I wrote a bespoke time-series database in Rust a few years ago, and it has had exactly one issue since I stood it up in production, and that was due to pessimistic filesystem access patterns, rather than the language. This thing is handling hundreds of thousands of inserts per second, and it's even threaded.
Because lower-level software has more operational constraints than higher-level software (e.g. it typically cannot tolerate a runtime or memory management via garbage collection), developing a memory safe language suitable for systems software is particularly challenging. The Rust language has met that challenge, however, and is an excellent candidate for replacing C in many systems applications.
We plan to invest in the tools that allow systems engineers to move their software to Rust. This means investing in improving package management, compilers, and Foreign Function Interface (FFI) generators. In many cases this will include providing interfaces compatible with existing widely-used components to enable transition. With these tools, adoption of a memory safe alternative will scale much faster without replication of efforts.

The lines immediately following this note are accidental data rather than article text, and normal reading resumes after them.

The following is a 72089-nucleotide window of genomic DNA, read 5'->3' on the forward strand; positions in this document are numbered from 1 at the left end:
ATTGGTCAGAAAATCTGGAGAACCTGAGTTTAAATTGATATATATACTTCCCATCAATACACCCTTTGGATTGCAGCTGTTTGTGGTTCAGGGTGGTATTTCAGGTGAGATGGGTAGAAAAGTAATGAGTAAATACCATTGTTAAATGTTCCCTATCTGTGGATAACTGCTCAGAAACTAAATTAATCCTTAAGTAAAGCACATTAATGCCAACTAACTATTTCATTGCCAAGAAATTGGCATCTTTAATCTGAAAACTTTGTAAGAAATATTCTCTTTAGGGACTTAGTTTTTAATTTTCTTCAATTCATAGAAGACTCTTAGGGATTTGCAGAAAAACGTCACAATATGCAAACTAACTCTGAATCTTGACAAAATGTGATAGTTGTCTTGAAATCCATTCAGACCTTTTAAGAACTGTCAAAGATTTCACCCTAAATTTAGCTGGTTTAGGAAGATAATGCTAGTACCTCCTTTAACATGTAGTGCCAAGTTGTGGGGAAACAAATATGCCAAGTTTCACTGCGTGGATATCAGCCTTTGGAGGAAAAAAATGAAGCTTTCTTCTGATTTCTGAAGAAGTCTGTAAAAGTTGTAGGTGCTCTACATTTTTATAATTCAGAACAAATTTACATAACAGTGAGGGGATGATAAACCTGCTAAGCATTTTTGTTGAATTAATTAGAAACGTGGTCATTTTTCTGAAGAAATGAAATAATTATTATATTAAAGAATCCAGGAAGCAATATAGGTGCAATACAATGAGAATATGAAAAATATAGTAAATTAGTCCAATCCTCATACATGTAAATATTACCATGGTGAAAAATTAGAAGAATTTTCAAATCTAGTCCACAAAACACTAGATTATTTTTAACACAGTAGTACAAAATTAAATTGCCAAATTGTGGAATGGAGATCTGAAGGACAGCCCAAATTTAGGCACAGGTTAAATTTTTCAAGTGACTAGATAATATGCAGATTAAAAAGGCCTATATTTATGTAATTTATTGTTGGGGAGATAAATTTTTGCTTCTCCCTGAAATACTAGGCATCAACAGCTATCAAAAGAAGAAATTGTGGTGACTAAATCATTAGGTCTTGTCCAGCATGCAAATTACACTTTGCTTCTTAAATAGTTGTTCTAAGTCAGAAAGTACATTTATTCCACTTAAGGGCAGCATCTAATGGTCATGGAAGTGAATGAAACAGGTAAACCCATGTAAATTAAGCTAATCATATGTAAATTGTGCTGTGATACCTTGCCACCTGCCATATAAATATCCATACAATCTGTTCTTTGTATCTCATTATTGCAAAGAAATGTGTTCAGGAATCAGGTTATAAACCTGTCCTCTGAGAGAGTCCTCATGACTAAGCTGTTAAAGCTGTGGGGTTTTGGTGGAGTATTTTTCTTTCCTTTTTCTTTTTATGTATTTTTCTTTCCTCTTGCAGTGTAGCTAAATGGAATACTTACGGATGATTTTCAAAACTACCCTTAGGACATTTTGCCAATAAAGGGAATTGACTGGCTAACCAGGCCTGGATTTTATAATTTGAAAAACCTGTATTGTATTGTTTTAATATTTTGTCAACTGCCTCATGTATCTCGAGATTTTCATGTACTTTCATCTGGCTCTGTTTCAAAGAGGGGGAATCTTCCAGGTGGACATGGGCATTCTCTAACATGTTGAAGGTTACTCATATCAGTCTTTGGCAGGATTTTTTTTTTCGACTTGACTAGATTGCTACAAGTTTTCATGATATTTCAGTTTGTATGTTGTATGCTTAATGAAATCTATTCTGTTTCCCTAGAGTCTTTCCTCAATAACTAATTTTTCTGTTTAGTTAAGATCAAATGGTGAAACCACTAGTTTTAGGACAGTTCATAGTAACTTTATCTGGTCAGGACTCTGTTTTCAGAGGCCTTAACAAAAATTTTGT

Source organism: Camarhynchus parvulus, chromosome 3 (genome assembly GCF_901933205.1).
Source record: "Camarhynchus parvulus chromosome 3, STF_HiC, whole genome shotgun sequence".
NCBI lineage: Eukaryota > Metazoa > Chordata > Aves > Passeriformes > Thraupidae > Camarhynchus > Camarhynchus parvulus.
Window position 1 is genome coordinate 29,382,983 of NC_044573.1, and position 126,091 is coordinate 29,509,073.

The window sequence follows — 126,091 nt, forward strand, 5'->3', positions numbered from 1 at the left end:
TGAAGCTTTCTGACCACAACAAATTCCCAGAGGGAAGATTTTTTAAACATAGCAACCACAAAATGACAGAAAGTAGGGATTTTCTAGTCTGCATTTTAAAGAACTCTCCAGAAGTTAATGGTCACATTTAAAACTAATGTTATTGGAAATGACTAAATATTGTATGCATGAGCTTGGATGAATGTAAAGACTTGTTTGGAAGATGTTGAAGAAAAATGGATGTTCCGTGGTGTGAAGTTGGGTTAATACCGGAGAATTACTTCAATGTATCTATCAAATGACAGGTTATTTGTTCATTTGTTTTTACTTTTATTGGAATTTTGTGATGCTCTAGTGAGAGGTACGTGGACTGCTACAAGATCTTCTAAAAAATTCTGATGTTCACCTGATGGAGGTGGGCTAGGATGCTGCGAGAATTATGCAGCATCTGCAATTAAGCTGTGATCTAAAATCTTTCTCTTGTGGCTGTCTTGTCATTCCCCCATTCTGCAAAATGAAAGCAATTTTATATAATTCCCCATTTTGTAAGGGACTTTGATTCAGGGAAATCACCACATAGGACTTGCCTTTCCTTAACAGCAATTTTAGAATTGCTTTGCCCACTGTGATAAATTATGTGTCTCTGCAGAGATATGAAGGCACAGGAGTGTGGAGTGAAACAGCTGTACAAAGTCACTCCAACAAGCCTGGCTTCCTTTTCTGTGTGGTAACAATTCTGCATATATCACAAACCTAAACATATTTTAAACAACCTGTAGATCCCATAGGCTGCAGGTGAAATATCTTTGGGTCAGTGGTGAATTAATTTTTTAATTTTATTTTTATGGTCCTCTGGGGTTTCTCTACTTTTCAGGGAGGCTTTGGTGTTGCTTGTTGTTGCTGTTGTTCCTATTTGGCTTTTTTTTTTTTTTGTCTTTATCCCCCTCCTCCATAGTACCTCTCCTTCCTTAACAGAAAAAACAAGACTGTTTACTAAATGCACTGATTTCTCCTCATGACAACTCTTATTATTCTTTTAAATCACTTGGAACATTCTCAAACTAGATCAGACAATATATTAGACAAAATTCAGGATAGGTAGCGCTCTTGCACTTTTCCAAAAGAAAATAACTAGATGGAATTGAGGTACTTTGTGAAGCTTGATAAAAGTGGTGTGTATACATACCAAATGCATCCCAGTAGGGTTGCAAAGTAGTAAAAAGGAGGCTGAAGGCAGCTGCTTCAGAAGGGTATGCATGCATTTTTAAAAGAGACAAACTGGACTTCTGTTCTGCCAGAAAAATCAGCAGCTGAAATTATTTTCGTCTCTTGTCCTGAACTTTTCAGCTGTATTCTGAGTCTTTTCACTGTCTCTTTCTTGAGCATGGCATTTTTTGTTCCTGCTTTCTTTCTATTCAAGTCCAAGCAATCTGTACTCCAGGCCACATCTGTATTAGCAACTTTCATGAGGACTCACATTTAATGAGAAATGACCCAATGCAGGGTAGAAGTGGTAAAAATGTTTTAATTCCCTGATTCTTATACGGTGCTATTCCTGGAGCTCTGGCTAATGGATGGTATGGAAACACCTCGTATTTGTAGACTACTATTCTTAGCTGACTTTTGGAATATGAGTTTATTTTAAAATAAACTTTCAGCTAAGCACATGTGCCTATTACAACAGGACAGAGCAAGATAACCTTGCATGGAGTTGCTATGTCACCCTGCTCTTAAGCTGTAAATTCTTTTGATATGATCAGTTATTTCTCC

Mutex: "Mom says it's my turn on the synchronization primitive."
Write lock: "Hey! You all are not allowed to look until I'm done writing!"
Read lock: "Hey! You are not allowed to edit what you wrote until we're done reading it!"
Thanks for an actual 5 year old reply, made me laugh
… [ergonomics] is a downstream symptom, whereas the inclusivity thing is the upstream driver for all of that. So that's where you get ergonomics, right? If you don't care about inclusivity for beginners and whatever, then you're not going to care about that.
The long compile times where all responsibility is taken away from you is infinitely more effective than submission patterns in BDSM, where the graceful rustc takes over and all you have to do is wait until they tell you that you're a good person and that everything is alright!